- TOP PLAYERSOffensePABLO S. TORRE | August 20, 2012
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Bench's mostly one-hand reach-and-grab style of catching is much in vogue now. Some coaches, Pittsburgh's Don Leppert among them, feel it is a more effective way of handling bad pitchers than the old shift-the-feet-toward-the-ball style. Fosse and Hundley even hide their throwing hands behind their backs for protection, catching one-handed almost exclusively. Freehan, however, is a two-hand traditionalist.
Outsiders have speculated for years what it is a catcher says to a pitcher in those periodic conferences on the mound. When the Reds' Jack Billingham faltered slightly in his march through the Philadelphia batting order in a 2-1 win last week, Bench sauntered out for a summit meeting. Afterward Billingham was asked what Bench said.
"He told me," said Jack, "to bust my butt."
For all his size—he tops 200 pounds—and authority, there is a gentle aspect to Bench. In Billingham's victory Bench accounted for both runs with a sacrifice fly and his 17th home run. The homer, he said later, was for his grandmother, Pearl, who was seeing him play for the first time that week. Above his locker is a collection of kewpie dolls inscribed with such reassuring messages as "Cross my heart, I love you" and "I'll drink to that." These say something of the softer side of the first catcher ever to lead either major league in home runs. Bench hit 45 homers in 1970, and his current pace seems to be carrying him into that range again. He got No. 18 Saturday.
Catchers don't often lead leagues in any batting category. Only two in this century—Ernie Lombardi in 1938 and 1942 and Bubbles Hargrave in 1926—have ever won a batting championship. No American League catcher has ever won either the home run or batting title. But this year Bench and Sanguillen, who has been leading the National League in hitting, could combine for an unprecedented catchers' triple crown.
Bench, like most catchers, feels he could hit for a much higher average if he were not required to catch. The Cardinals' Joe Torre is an obvious case in point. As a catcher he was a .300 hitter; as a third baseman last year he led the league (.363). "I know I could concentrate more on my hitting if I was playing in the outfield," Bench says. "A catcher is always in the game. He has to worry about the next hitter coming up and what to pitch to him. And there is always the question of the wear and tear physically."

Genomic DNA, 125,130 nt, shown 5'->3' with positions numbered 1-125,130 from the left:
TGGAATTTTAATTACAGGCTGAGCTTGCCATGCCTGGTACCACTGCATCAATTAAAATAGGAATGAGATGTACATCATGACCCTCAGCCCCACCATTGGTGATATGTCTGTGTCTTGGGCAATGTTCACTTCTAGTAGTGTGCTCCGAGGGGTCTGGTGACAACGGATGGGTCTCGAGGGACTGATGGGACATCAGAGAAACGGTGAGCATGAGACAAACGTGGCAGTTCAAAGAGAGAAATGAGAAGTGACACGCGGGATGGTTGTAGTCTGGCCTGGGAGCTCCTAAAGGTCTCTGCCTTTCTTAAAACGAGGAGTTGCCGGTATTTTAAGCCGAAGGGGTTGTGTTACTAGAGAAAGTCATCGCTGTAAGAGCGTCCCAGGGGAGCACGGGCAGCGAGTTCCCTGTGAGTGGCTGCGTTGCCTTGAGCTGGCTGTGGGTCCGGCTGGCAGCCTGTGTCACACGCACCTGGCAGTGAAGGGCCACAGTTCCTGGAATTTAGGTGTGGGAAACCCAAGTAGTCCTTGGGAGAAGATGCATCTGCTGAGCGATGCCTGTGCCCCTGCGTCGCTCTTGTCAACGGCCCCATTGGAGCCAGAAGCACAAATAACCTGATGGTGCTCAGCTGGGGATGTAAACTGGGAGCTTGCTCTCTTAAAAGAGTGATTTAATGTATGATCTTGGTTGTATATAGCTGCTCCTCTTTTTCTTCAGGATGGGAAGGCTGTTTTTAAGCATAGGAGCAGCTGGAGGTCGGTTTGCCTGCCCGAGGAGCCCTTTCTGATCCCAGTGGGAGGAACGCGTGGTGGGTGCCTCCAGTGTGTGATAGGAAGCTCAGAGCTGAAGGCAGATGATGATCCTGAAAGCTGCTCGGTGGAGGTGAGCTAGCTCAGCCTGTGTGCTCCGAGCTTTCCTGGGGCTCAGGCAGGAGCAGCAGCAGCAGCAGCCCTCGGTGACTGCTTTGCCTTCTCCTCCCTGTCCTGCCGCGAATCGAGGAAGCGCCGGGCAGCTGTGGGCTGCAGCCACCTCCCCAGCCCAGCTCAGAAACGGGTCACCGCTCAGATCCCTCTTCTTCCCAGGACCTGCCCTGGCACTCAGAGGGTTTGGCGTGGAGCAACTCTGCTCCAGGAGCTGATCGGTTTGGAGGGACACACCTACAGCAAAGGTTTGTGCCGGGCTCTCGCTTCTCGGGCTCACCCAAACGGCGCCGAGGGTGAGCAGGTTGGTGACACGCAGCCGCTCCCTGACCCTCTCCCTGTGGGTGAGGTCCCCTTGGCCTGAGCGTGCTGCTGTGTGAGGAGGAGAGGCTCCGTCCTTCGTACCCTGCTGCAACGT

Yes, infielders and outfielders have so much more leisure. In a recent game he played at first base while his thumb was healing, Freehan was able to beat out an infield roller and stretch a single into a double. His legs were looser, he explained, thus he could run faster. Squatting is not a natural position; it tends to tighten the leg muscles.
Many catchers are routinely given brief respites from their labors behind the plate, although Fosse, for one, complains of boredom when he is obliged to play elsewhere. Roger Bresnahan, Christy Mathewson's receiver on the old, old New York Giants and first of the super catchers, played every position on the field at one time or another, even pitching in nine games. Bench has played first base, third base and the outfield, but he would rather catch, sharing Mickey Cochrane's view that "the greatest thrills in baseball are behind the plate." Then, too, Anderson is loath to move "the best catcher in baseball" to a less responsible position.
As convinced as the Reds are of Bench's superiority, they are no more positive about it than the Pirates are of Sanguillen's status. In Pittsburgh they speak of their Panamanian catcher's "intangibles," one of which is his unabashed enthusiasm for the game.